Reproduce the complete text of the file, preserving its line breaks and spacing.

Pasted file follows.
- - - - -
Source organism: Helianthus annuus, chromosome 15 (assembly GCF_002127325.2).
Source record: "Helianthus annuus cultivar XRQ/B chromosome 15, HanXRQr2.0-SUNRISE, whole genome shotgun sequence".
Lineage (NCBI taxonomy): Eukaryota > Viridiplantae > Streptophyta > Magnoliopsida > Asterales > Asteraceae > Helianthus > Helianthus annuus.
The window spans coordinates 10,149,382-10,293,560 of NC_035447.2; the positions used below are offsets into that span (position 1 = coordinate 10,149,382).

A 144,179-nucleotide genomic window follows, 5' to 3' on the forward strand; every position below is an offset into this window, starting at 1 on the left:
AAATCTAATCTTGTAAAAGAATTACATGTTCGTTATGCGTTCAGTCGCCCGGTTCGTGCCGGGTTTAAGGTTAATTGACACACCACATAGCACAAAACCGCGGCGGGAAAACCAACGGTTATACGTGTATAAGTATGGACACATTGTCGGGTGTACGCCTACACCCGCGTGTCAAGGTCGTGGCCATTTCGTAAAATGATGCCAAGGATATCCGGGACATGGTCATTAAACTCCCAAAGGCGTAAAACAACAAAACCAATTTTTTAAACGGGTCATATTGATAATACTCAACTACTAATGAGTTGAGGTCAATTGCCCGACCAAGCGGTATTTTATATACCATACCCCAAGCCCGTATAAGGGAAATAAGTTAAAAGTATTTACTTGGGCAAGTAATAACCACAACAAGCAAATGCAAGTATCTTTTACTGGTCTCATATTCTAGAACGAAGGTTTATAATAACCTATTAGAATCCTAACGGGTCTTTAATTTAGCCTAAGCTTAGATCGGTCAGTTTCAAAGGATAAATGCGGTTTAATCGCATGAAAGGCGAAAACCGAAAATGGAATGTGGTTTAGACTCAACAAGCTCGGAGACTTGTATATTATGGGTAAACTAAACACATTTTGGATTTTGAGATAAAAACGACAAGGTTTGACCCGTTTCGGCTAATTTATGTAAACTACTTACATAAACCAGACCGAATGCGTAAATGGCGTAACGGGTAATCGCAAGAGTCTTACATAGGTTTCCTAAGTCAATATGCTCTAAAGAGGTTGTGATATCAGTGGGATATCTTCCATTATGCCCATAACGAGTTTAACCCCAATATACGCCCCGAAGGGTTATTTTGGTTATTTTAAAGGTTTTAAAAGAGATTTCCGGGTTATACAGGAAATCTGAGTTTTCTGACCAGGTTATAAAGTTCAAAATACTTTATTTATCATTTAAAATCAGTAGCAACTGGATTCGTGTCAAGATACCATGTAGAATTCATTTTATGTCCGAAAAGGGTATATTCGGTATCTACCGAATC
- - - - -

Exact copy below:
Source organism: Helianthus annuus, chromosome 15 (assembly GCF_002127325.2).
Source record: "Helianthus annuus cultivar XRQ/B chromosome 15, HanXRQr2.0-SUNRISE, whole genome shotgun sequence".
Lineage (NCBI taxonomy): Eukaryota > Viridiplantae > Streptophyta > Magnoliopsida > Asterales > Asteraceae > Helianthus > Helianthus annuus.
The window spans coordinates 10,149,382-10,293,560 of NC_035447.2; the positions used below are offsets into that span (position 1 = coordinate 10,149,382).

A 144,179-nucleotide genomic window follows, 5' to 3' on the forward strand; every position below is an offset into this window, starting at 1 on the left:
AAATCTAATCTTGTAAAAGAATTACATGTTCGTTATGCGTTCAGTCGCCCGGTTCGTGCCGGGTTTAAGGTTAATTGACACACCACATAGCACAAAACCGCGGCGGGAAAACCAACGGTTATACGTGTATAAGTATGGACACATTGTCGGGTGTACGCCTACACCCGCGTGTCAAGGTCGTGGCCATTTCGTAAAATGATGCCAAGGATATCCGGGACATGGTCATTAAACTCCCAAAGGCGTAAAACAACAAAACCAATTTTTTAAACGGGTCATATTGATAATACTCAACTACTAATGAGTTGAGGTCAATTGCCCGACCAAGCGGTATTTTATATACCATACCCCAAGCCCGTATAAGGGAAATAAGTTAAAAGTATTTACTTGGGCAAGTAATAACCACAACAAGCAAATGCAAGTATCTTTTACTGGTCTCATATTCTAGAACGAAGGTTTATAATAACCTATTAGAATCCTAACGGGTCTTTAATTTAGCCTAAGCTTAGATCGGTCAGTTTCAAAGGATAAATGCGGTTTAATCGCATGAAAGGCGAAAACCGAAAATGGAATGTGGTTTAGACTCAACAAGCTCGGAGACTTGTATATTATGGGTAAACTAAACACATTTTGGATTTTGAGATAAAAACGACAAGGTTTGACCCGTTTCGGCTAATTTATGTAAACTACTTACATAAACCAGACCGAATGCGTAAATGGCGTAACGGGTAATCGCAAGAGTCTTACATAGGTTTCCTAAGTCAATATGCTCTAAAGAGGTTGTGATATCAGTGGGATATCTTCCATTATGCCCATAACGAGTTTAACCCCAATATACGCCCCGAAGGGTTATTTTGGTTATTTTAAAGGTTTTAAAAGAGATTTCCGGGTTATACAGGAAATCTGAGTTTTCTGACCAGGTTATAAAGTTCAAAATACTTTATTTATCATTTAAAATCAGTAGCAACTGGATTCGTGTCAAGATACCATGTAGAATTCATTTTATGTCCGAAAAGGGTATATTCGGTATCTACCGAATC